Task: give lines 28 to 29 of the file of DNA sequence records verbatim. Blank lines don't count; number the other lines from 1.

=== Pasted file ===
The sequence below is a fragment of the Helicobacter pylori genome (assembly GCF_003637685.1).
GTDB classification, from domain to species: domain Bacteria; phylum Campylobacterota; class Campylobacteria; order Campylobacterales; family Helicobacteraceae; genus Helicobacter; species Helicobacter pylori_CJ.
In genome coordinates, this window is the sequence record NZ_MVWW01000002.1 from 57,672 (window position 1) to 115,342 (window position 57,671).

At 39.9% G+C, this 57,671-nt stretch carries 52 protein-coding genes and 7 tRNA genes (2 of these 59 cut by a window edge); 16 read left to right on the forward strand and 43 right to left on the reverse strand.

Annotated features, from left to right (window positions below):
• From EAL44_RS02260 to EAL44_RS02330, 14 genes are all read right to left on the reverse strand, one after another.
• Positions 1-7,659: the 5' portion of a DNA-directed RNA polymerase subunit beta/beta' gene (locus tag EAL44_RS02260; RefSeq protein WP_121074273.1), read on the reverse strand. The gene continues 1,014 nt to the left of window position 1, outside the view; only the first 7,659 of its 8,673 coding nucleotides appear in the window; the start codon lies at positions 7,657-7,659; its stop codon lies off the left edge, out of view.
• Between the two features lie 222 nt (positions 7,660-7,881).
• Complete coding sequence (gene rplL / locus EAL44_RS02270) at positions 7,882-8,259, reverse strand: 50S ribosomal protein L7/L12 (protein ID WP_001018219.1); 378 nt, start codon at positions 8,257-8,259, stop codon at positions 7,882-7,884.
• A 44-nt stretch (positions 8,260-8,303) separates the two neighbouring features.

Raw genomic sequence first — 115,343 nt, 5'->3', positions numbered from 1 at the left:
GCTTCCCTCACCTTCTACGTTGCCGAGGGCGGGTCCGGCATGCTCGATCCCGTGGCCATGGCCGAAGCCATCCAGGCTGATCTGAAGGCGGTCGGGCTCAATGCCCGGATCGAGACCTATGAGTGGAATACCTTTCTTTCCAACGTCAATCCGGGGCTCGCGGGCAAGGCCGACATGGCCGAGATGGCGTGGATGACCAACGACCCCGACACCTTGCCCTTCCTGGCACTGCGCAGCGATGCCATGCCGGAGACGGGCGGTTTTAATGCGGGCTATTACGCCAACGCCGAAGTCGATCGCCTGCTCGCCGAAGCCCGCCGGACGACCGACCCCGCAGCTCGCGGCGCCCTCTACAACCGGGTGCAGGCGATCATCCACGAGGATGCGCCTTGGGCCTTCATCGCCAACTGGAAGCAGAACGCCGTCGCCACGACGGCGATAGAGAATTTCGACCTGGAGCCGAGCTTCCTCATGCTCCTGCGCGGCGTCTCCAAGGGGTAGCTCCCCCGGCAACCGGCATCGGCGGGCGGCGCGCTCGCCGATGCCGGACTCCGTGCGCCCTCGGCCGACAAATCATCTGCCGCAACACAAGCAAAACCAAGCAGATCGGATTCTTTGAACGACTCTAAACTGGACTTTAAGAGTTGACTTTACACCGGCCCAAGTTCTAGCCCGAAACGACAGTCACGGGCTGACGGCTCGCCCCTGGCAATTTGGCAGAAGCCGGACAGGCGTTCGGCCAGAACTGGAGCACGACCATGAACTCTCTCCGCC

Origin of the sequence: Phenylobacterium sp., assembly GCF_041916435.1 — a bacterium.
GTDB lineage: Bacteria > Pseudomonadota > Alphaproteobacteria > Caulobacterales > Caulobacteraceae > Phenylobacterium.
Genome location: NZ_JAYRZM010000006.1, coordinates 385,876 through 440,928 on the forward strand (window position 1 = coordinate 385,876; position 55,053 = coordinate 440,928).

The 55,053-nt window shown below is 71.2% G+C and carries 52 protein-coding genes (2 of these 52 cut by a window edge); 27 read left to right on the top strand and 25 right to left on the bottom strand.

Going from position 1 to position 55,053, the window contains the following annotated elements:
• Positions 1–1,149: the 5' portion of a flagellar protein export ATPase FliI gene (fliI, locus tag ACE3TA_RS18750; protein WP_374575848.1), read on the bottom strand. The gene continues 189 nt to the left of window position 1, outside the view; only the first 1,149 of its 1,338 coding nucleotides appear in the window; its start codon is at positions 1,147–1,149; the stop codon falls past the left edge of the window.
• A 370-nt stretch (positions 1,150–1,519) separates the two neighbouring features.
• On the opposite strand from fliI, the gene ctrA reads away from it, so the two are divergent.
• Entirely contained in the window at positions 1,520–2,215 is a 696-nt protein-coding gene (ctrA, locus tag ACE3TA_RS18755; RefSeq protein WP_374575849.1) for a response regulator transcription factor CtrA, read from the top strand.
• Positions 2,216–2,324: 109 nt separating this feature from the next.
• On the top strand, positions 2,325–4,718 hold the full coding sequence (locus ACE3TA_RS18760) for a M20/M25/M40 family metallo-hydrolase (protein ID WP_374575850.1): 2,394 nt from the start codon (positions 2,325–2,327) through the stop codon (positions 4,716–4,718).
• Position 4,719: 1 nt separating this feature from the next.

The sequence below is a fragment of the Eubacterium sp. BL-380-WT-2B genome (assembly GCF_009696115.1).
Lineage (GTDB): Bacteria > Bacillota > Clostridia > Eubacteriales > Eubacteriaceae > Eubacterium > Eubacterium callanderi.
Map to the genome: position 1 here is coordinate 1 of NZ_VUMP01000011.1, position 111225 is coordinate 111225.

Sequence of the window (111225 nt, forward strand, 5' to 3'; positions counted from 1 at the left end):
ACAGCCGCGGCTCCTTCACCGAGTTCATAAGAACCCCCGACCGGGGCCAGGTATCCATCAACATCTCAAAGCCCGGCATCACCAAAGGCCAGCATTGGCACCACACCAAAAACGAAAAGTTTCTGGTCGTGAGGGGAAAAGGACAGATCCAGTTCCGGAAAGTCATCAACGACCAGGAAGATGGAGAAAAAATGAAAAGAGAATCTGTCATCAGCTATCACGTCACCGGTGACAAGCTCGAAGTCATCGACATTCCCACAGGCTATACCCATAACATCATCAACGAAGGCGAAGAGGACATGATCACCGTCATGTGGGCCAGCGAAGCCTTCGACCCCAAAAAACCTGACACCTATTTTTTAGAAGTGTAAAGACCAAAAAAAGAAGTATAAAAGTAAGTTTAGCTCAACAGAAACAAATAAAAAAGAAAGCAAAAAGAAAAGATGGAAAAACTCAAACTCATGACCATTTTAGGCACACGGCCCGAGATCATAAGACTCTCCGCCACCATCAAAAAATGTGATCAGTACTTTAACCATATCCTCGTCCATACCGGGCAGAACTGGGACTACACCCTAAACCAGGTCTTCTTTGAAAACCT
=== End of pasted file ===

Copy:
Sequence of the window (111225 nt, forward strand, 5' to 3'; positions counted from 1 at the left end):
ACAGCCGCGGCTCCTTCACCGAGTTCATAAGAACCCCCGACCGGGGCCAGGTATCCATCAACATCTCAAAGCCCGGCATCACCAAAGGCCAGCATTGGCACCACACCAAAAACGAAAAGTTTCTGGTCGTGAGGGGAAAAGGACAGATCCAGTTCCGGAAAGTCATCAACGACCAGGAAGATGGAGAAAAAATGAAAAGAGAATCTGTCATCAGCTATCACGTCACCGGTGACAAGCTCGAAGTCATCGACATTCCCACAGGCTATACCCATAACATCATCAACGAAGGCGAAGAGGACATGATCACCGTCATGTGGGCCAGCGAAGCCTTCGACCCCAAAAAACCTGACACCTATTTTTTAGAAGTGTAAAGACCAAAAAAAGAAGTATAAAAGTAAGTTTAGCTCAACAGAAACAAATAAAAAAGAAAGCAAAAAGAAAAGATGGAAAAACTCAAACTCATGACCATTTTAGGCACACGGCCCGAGATCATAAGACTCTCCGCCACCATCAAAAAATGTGATCAGTACTTTAACCATATCCTCGTCCATACCGGGCAGAACTGGGACTACACCCTAAACCAGGTCTTCTTTGAAAACCT